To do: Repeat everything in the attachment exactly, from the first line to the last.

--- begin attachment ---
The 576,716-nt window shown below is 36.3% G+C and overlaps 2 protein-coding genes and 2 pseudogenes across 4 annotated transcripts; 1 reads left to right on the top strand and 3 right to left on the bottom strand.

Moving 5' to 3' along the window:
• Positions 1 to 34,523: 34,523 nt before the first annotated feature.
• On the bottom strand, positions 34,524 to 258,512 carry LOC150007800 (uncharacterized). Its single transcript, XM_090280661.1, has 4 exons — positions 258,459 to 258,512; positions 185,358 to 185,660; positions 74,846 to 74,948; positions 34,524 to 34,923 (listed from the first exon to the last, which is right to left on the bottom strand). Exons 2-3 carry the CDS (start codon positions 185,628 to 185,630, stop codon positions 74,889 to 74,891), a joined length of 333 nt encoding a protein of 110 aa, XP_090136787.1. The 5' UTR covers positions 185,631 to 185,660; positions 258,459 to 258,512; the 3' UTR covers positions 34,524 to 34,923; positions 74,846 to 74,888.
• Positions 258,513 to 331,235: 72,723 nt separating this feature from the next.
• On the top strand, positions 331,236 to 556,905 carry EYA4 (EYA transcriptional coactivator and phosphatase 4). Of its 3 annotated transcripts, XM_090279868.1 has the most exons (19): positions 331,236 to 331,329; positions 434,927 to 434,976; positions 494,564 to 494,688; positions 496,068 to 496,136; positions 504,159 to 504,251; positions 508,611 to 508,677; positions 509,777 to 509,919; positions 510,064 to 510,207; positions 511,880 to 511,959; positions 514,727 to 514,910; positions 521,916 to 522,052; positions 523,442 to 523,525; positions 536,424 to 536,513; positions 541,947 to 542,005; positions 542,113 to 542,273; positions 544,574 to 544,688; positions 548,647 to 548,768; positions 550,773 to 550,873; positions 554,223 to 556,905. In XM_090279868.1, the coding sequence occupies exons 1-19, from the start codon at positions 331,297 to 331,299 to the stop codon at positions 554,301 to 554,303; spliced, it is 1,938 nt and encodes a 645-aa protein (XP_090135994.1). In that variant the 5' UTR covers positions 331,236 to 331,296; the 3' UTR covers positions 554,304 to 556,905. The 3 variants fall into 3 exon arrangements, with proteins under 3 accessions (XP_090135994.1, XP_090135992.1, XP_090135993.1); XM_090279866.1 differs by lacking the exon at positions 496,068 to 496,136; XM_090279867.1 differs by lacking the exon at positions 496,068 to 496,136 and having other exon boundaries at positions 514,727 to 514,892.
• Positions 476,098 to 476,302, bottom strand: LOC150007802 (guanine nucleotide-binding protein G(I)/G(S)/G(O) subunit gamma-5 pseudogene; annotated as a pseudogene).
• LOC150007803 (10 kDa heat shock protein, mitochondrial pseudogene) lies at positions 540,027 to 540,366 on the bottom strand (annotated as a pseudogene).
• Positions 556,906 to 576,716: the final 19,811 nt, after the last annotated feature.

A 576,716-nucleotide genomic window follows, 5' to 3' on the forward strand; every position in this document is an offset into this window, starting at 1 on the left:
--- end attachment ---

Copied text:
The 576,716-nt window shown below is 36.3% G+C and overlaps 2 protein-coding genes and 2 pseudogenes across 4 annotated transcripts; 1 reads left to right on the top strand and 3 right to left on the bottom strand.

Moving 5' to 3' along the window:
• Positions 1 to 34,523: 34,523 nt before the first annotated feature.
• On the bottom strand, positions 34,524 to 258,512 carry LOC150007800 (uncharacterized). Its single transcript, XM_090280661.1, has 4 exons — positions 258,459 to 258,512; positions 185,358 to 185,660; positions 74,846 to 74,948; positions 34,524 to 34,923 (listed from the first exon to the last, which is right to left on the bottom strand). Exons 2-3 carry the CDS (start codon positions 185,628 to 185,630, stop codon positions 74,889 to 74,891), a joined length of 333 nt encoding a protein of 110 aa, XP_090136787.1. The 5' UTR covers positions 185,631 to 185,660; positions 258,459 to 258,512; the 3' UTR covers positions 34,524 to 34,923; positions 74,846 to 74,888.
• Positions 258,513 to 331,235: 72,723 nt separating this feature from the next.
• On the top strand, positions 331,236 to 556,905 carry EYA4 (EYA transcriptional coactivator and phosphatase 4). Of its 3 annotated transcripts, XM_090279868.1 has the most exons (19): positions 331,236 to 331,329; positions 434,927 to 434,976; positions 494,564 to 494,688; positions 496,068 to 496,136; positions 504,159 to 504,251; positions 508,611 to 508,677; positions 509,777 to 509,919; positions 510,064 to 510,207; positions 511,880 to 511,959; positions 514,727 to 514,910; positions 521,916 to 522,052; positions 523,442 to 523,525; positions 536,424 to 536,513; positions 541,947 to 542,005; positions 542,113 to 542,273; positions 544,574 to 544,688; positions 548,647 to 548,768; positions 550,773 to 550,873; positions 554,223 to 556,905. In XM_090279868.1, the coding sequence occupies exons 1-19, from the start codon at positions 331,297 to 331,299 to the stop codon at positions 554,301 to 554,303; spliced, it is 1,938 nt and encodes a 645-aa protein (XP_090135994.1). In that variant the 5' UTR covers positions 331,236 to 331,296; the 3' UTR covers positions 554,304 to 556,905. The 3 variants fall into 3 exon arrangements, with proteins under 3 accessions (XP_090135994.1, XP_090135992.1, XP_090135993.1); XM_090279866.1 differs by lacking the exon at positions 496,068 to 496,136; XM_090279867.1 differs by lacking the exon at positions 496,068 to 496,136 and having other exon boundaries at positions 514,727 to 514,892.
• Positions 476,098 to 476,302, bottom strand: LOC150007802 (guanine nucleotide-binding protein G(I)/G(S)/G(O) subunit gamma-5 pseudogene; annotated as a pseudogene).
• LOC150007803 (10 kDa heat shock protein, mitochondrial pseudogene) lies at positions 540,027 to 540,366 on the bottom strand (annotated as a pseudogene).
• Positions 556,906 to 576,716: the final 19,811 nt, after the last annotated feature.

A 576,716-nucleotide genomic window follows, 5' to 3' on the forward strand; every position in this document is an offset into this window, starting at 1 on the left: